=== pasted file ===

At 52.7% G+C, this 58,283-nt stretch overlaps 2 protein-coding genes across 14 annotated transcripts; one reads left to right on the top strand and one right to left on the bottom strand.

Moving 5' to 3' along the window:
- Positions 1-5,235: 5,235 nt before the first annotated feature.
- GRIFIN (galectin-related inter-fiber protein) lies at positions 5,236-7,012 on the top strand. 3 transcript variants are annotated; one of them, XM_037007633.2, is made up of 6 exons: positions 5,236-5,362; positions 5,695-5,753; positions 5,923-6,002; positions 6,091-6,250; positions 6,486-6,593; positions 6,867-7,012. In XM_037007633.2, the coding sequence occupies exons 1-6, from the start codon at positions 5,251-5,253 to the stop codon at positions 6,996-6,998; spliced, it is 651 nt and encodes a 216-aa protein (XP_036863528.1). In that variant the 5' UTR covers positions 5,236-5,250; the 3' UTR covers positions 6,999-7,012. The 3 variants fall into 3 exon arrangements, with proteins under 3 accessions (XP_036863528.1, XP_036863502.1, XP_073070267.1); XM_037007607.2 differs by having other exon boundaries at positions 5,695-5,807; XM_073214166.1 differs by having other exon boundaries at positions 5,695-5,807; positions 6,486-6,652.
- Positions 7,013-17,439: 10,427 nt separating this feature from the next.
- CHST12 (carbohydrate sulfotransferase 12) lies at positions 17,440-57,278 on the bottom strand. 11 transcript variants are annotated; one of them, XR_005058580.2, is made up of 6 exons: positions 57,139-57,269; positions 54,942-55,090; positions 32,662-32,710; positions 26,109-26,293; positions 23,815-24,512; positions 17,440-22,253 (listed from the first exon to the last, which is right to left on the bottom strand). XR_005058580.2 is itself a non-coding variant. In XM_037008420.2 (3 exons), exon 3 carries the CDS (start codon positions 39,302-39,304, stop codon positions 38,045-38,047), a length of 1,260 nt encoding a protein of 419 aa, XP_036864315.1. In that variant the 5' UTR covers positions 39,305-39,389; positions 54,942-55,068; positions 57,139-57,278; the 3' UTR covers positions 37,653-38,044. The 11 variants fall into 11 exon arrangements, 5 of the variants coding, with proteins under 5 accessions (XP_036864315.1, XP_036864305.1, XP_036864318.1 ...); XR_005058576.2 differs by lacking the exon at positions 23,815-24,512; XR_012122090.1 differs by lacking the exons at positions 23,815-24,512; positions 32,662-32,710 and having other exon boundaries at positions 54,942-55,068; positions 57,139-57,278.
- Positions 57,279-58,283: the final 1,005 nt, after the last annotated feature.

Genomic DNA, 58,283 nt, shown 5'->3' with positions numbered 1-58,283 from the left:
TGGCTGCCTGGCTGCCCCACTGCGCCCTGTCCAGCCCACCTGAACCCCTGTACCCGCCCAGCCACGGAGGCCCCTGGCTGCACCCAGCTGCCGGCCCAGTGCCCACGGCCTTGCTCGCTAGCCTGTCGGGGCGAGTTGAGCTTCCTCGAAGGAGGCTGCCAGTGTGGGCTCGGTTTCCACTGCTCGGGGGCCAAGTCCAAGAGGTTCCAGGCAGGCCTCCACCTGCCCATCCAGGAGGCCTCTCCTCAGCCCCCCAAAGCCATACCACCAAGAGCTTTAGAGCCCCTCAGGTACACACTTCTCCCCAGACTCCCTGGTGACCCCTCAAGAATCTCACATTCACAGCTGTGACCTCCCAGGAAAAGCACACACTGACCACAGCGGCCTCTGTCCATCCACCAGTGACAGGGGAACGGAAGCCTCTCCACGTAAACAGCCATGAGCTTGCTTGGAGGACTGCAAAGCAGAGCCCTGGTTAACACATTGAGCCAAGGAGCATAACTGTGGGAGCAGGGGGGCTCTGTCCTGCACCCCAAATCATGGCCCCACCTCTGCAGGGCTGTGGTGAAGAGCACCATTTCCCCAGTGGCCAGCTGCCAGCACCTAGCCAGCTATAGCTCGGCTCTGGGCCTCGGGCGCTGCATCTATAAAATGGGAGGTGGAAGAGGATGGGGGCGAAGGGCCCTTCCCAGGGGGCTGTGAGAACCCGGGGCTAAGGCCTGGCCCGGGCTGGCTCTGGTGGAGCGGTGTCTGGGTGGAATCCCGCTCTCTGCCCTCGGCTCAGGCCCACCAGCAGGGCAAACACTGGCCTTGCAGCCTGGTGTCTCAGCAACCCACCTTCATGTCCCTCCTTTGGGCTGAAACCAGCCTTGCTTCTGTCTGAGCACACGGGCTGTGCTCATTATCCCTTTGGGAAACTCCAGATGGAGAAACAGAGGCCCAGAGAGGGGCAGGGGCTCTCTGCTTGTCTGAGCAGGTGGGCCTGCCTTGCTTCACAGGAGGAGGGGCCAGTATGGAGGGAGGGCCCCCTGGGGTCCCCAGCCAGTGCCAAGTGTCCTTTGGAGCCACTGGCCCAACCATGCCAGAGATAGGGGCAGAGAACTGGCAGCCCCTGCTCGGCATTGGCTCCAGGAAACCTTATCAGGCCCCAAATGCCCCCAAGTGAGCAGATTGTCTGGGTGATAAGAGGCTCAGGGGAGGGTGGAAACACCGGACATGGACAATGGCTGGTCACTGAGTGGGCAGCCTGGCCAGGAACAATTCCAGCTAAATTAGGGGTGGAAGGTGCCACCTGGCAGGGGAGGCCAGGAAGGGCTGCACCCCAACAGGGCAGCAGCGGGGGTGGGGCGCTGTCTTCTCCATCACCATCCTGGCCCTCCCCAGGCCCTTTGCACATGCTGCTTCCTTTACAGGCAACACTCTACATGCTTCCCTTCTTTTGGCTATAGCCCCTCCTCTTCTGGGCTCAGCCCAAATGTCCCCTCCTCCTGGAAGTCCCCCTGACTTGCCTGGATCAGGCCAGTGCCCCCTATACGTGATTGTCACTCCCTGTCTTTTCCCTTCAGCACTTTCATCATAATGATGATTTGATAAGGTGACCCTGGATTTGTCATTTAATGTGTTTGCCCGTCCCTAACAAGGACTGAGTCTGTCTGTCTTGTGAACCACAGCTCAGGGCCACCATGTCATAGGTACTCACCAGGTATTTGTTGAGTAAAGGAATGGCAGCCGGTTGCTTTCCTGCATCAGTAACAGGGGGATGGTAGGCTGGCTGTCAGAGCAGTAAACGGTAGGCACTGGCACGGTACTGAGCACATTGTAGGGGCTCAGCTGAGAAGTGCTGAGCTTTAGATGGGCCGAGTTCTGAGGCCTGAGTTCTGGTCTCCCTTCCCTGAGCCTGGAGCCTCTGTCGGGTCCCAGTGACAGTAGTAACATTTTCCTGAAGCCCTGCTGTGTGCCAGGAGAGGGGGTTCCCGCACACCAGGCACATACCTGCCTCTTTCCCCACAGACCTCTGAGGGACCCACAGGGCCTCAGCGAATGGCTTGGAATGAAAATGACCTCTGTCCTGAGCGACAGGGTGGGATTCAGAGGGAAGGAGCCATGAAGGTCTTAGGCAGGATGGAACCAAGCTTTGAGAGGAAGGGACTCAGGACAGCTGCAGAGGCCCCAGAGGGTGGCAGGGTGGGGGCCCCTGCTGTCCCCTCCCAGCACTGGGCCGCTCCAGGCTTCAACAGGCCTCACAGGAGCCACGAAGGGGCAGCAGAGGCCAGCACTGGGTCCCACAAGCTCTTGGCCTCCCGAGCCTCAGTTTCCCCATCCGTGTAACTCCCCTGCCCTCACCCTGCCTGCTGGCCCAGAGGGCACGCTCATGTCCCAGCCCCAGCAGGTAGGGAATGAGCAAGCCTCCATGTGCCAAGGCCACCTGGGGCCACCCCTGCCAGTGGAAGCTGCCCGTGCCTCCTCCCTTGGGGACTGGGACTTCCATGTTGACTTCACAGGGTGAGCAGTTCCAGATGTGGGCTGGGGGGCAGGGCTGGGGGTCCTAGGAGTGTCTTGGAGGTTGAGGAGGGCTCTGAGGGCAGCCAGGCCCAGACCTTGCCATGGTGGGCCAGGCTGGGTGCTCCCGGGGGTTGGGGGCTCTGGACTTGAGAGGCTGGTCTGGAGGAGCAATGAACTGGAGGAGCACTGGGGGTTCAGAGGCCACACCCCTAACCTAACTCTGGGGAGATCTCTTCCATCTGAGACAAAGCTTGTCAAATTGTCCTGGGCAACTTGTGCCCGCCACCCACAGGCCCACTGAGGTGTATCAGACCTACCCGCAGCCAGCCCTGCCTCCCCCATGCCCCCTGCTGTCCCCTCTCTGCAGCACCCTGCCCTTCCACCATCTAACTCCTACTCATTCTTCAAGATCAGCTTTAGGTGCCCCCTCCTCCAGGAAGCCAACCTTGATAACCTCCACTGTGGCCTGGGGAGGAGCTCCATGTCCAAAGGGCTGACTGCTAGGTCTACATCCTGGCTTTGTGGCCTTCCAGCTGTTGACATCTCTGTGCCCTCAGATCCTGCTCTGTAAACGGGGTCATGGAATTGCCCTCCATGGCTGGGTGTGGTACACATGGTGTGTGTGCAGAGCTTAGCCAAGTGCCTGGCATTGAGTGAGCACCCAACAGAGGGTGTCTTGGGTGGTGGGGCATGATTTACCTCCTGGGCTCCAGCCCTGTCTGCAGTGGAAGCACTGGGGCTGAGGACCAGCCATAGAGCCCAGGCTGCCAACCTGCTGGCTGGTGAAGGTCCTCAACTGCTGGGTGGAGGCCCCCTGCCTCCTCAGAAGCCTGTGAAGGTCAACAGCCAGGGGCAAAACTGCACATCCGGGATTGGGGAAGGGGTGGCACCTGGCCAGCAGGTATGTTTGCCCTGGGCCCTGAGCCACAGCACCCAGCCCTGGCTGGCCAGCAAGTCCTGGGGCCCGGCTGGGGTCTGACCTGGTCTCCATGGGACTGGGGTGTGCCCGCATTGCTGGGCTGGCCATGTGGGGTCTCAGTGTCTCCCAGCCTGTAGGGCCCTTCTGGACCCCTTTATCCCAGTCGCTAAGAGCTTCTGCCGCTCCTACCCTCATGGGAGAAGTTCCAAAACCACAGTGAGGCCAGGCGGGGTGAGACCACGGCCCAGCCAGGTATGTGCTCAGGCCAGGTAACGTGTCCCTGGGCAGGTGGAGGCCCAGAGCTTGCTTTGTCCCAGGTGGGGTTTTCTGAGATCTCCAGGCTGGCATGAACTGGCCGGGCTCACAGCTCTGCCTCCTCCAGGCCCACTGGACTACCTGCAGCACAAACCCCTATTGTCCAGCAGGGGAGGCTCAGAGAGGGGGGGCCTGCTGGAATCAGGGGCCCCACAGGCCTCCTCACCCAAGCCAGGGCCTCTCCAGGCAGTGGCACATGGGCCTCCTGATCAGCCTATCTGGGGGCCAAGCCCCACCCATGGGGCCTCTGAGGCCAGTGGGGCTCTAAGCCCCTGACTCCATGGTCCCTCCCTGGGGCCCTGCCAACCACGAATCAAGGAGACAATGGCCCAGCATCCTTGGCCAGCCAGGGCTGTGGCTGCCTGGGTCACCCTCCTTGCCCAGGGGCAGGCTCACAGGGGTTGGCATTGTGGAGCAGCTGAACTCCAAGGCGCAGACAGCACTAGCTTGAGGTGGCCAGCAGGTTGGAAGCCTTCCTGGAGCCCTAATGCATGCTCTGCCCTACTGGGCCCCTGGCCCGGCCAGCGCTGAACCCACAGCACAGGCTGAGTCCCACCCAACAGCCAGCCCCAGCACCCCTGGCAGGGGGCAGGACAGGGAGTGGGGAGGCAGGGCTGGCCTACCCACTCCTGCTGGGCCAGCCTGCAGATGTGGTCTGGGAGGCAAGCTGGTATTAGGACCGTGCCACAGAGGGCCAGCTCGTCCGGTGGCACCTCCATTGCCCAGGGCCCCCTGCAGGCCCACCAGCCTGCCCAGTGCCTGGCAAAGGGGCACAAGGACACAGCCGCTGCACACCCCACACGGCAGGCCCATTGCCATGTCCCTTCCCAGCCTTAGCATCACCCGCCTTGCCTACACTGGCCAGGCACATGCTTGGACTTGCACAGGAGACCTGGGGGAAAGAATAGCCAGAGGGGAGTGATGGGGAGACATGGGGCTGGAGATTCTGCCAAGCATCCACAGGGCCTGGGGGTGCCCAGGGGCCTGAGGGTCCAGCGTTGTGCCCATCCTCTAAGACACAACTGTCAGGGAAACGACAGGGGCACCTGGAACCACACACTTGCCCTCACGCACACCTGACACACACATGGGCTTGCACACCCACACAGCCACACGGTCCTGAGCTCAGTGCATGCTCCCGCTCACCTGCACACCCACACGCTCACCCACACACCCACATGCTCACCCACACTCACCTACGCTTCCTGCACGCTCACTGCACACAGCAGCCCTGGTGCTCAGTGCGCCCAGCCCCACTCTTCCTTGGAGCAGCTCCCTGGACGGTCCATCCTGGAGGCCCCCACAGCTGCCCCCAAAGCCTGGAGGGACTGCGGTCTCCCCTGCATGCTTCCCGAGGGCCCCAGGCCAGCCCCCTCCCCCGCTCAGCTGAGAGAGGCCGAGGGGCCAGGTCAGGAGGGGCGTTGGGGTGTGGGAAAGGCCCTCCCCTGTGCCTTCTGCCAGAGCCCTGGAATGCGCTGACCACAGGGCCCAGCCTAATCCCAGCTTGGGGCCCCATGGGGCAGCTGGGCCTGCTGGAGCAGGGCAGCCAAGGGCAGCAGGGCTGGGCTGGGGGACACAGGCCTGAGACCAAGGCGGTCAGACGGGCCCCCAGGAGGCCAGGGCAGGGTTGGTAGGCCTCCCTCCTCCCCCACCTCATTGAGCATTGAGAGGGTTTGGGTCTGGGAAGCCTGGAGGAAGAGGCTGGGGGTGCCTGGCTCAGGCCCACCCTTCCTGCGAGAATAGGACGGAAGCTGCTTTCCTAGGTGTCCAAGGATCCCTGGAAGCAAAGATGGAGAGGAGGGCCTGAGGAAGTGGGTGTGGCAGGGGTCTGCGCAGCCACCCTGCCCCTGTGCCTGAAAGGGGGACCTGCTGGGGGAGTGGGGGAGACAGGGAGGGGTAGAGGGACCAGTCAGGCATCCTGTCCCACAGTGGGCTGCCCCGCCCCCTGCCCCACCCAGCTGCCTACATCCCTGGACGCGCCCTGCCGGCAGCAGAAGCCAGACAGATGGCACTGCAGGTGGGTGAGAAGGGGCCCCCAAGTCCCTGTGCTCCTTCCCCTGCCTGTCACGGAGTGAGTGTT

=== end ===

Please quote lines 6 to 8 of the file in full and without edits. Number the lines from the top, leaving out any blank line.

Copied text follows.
- CHST12 (carbohydrate sulfotransferase 12) lies at positions 17,440-57,278 on the bottom strand. 11 transcript variants are annotated; one of them, XR_005058580.2, is made up of 6 exons: positions 57,139-57,269; positions 54,942-55,090; positions 32,662-32,710; positions 26,109-26,293; positions 23,815-24,512; positions 17,440-22,253 (listed from the first exon to the last, which is right to left on the bottom strand). XR_005058580.2 is itself a non-coding variant. In XM_037008420.2 (3 exons), exon 3 carries the CDS (start codon positions 39,302-39,304, stop codon positions 38,045-38,047), a length of 1,260 nt encoding a protein of 419 aa, XP_036864315.1. In that variant the 5' UTR covers positions 39,305-39,389; positions 54,942-55,068; positions 57,139-57,278; the 3' UTR covers positions 37,653-38,044. The 11 variants fall into 11 exon arrangements, 5 of the variants coding, with proteins under 5 accessions (XP_036864315.1, XP_036864305.1, XP_036864318.1 ...); XR_005058576.2 differs by lacking the exon at positions 23,815-24,512; XR_012122090.1 differs by lacking the exons at positions 23,815-24,512; positions 32,662-32,710 and having other exon boundaries at positions 54,942-55,068; positions 57,139-57,278.
- Positions 57,279-58,283: the final 1,005 nt, after the last annotated feature.

Genomic DNA, 58,283 nt, shown 5'->3' with positions numbered 1-58,283 from the left: